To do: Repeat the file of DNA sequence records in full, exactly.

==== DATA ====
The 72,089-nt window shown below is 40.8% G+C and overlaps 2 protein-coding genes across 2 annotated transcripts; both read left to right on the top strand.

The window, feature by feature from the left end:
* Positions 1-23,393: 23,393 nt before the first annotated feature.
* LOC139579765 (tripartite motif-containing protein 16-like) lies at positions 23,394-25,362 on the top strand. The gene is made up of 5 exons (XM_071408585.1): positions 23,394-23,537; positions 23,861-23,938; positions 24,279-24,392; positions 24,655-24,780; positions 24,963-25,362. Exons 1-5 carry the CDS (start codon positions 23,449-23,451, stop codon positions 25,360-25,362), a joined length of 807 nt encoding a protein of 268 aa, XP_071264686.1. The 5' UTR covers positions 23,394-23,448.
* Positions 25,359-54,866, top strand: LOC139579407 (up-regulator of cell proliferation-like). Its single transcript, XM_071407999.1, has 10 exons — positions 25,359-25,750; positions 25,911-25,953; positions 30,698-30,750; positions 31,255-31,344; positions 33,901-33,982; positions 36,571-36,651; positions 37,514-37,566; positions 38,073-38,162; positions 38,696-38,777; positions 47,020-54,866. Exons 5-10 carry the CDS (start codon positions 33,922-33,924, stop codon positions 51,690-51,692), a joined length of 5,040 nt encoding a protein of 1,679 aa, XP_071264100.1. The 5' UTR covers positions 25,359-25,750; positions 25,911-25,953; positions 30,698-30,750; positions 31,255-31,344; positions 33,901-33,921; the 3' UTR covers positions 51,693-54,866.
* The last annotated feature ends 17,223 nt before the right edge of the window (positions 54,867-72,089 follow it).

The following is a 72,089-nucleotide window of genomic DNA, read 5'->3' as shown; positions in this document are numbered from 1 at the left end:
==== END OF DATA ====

The 72,089-nt window shown below is 40.8% G+C and overlaps 2 protein-coding genes across 2 annotated transcripts; both read left to right on the top strand.

The window, feature by feature from the left end:
* Positions 1-23,393: 23,393 nt before the first annotated feature.
* LOC139579765 (tripartite motif-containing protein 16-like) lies at positions 23,394-25,362 on the top strand. The gene is made up of 5 exons (XM_071408585.1): positions 23,394-23,537; positions 23,861-23,938; positions 24,279-24,392; positions 24,655-24,780; positions 24,963-25,362. Exons 1-5 carry the CDS (start codon positions 23,449-23,451, stop codon positions 25,360-25,362), a joined length of 807 nt encoding a protein of 268 aa, XP_071264686.1. The 5' UTR covers positions 23,394-23,448.
* Positions 25,359-54,866, top strand: LOC139579407 (up-regulator of cell proliferation-like). Its single transcript, XM_071407999.1, has 10 exons — positions 25,359-25,750; positions 25,911-25,953; positions 30,698-30,750; positions 31,255-31,344; positions 33,901-33,982; positions 36,571-36,651; positions 37,514-37,566; positions 38,073-38,162; positions 38,696-38,777; positions 47,020-54,866. Exons 5-10 carry the CDS (start codon positions 33,922-33,924, stop codon positions 51,690-51,692), a joined length of 5,040 nt encoding a protein of 1,679 aa, XP_071264100.1. The 5' UTR covers positions 25,359-25,750; positions 25,911-25,953; positions 30,698-30,750; positions 31,255-31,344; positions 33,901-33,921; the 3' UTR covers positions 51,693-54,866.
* The last annotated feature ends 17,223 nt before the right edge of the window (positions 54,867-72,089 follow it).

The following is a 72,089-nucleotide window of genomic DNA, read 5'->3' as shown; positions in this document are numbered from 1 at the left end: